I’m often asked, “What is the best indexed universal life insurance policy?” The appropriate answer is not as simple as naming a manufacturer and their newest product. If I were to rephrase their question, I think it is best to ask, “How should I select a life insurance product for my client, and what key factors should I consider?”
Unlike many other financial products available, life insurance may have more permanent consequences. As a cash accumulation instrument, it can play an important long-term role within a well balanced comprehensive strategy. However, it may likely be the decision of a lifetime, both literally and figuratively.
If you’re a financial professional recommending investments such as stocks, bonds, mutual funds, or ETFs, at any point in time your client could sell that investment and choose something else. They have what is called “allocation liquidity.” We don’t know what they could sell their investment for, or whether it will be worth less or more than what they paid for it. The same is true with annuities, both fixed and variable, although the policyholder may incur surrender charges for surrendering the policy early in the contract. At any time during or after the surrender charge period, if your clients don’t like it, they can get rid of it and buy something else.
No Guarantee of Future Qualification
A cash value life insurance applicant might be healthy enough to become insured today, but there is no guarantee that in the future the policyholder will be able to qualify the insured (often the owner and insured are the same person, but not necessarily) for a different policy. If they get into a policy that looks attractive on the surface, only later to find out that the carrier doesn’t honor their promises, that policyholder may be stuck with the policy. They may not be able to exchange the policy for another one with a different manufacturer if they are no longer insurable.
Our industry is always evolving. Insurance companies are increasingly innovating and vying for your attention and your clients’ premium dollars. New product features and exciting new talking points are a frequent occurrence these days. There are many carrier representatives trying to tell us how and why they’re better than their competitors. However, you only have to look at what they do to their existing policyholders for the truth. After all, what good is a promise to do something extraordinary if your consistent behavior is to fail to deliver and disappoint your existing policyholders? When your client has the luxury of allocation liquidity, you can take some risk and try something new (within reason), but when your client is likely to be married to a particular company for the rest of his or her life, the risk may be too high.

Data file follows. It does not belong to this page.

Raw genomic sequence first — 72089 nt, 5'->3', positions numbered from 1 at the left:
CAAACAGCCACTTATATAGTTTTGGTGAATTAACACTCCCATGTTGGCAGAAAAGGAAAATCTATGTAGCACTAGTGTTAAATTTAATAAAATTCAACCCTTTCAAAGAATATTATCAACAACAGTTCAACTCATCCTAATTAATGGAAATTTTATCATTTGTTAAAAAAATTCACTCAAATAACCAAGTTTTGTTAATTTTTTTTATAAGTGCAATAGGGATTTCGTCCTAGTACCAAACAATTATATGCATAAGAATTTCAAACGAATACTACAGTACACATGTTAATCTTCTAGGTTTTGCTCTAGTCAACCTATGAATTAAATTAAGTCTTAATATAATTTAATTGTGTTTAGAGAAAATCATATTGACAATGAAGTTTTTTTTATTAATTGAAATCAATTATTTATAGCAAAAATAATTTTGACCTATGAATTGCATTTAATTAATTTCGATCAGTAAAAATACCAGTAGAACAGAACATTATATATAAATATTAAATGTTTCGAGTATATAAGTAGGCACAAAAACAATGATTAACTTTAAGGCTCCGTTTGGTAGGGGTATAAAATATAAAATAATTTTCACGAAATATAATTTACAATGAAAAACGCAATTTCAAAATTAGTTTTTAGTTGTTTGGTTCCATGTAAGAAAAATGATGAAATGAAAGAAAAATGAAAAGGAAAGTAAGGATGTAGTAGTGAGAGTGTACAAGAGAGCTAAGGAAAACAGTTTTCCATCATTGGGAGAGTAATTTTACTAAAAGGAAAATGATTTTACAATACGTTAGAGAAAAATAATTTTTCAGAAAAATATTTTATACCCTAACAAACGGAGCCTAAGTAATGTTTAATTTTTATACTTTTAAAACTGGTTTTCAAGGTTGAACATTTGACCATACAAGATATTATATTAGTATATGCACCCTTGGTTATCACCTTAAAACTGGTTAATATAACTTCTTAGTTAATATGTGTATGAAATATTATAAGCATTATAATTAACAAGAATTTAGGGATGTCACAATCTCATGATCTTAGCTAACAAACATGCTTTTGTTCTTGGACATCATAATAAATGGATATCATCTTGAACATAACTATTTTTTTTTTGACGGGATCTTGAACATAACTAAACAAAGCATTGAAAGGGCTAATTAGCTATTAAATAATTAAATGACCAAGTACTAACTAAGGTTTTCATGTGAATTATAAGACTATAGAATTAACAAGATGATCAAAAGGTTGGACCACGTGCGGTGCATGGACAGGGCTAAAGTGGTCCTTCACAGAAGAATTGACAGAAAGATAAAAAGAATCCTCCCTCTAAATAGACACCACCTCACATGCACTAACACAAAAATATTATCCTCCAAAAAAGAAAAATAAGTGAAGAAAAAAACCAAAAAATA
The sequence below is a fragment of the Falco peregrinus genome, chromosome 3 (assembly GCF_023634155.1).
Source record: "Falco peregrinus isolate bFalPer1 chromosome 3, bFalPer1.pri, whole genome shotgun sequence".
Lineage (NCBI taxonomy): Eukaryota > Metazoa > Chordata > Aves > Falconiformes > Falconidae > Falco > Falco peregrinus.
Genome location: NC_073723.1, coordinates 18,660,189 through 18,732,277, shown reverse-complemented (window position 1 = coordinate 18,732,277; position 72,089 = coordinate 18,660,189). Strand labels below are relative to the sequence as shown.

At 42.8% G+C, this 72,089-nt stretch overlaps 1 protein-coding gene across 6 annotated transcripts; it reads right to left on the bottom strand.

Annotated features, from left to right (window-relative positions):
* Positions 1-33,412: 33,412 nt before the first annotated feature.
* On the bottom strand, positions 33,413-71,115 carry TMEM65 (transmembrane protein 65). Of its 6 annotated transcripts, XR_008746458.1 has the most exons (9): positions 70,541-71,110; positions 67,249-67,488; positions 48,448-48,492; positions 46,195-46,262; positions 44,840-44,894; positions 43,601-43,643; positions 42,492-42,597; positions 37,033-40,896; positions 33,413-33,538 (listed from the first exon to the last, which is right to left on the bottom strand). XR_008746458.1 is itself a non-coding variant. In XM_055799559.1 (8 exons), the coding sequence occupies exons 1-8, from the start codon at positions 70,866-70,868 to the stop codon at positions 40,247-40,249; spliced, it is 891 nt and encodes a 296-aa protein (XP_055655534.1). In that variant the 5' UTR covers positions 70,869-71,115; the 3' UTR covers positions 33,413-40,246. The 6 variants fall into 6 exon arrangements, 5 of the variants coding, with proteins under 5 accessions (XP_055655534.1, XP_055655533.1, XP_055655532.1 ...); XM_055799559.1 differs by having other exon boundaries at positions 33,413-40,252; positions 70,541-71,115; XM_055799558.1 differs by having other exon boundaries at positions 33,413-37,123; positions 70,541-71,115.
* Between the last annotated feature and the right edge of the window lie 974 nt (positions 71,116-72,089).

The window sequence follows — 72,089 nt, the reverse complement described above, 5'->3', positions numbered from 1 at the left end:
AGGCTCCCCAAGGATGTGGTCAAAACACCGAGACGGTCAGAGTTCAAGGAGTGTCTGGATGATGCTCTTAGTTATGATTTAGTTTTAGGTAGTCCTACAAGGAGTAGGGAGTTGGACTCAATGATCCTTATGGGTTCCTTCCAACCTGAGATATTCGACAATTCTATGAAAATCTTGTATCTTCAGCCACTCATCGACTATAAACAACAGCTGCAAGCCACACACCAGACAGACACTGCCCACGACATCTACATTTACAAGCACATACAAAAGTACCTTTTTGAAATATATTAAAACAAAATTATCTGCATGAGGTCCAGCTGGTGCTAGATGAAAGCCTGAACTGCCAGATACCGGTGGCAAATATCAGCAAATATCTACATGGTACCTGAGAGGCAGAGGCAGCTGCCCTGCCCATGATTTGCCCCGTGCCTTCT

Look for Consistency
I’m not going to tell you which companies I think have demonstrated a consistent behavior of treating their existing clients as good or better than their new clients, or call out those who do not treat their existing policyholders as well. You can do your own research and come to the conclusion on your own. However, you should consider the facts beyond current product offering features and benefits. Look past the hot new crediting method on an indexed life policy or an illustrated non-guaranteed promise like a persistency bonus.
Evaluate Past Actions
When selecting a life insurance policy for a client, I always recommend that the financial professional considers the insurance carrier's past actions and behavior before considering the sparkling new features and benefits of the latest product. Do the risks of new features and promises outweigh the rewards? Do you think that based on past experience the carrier is likely or unlikely to hold up their end of the bargain for the next 50 years? Would you purchase the product for yourself knowing that you may never again choose something different? After you have determined the trustworthy carriers you would like to work with, then you can begin to select the best product for your clients.
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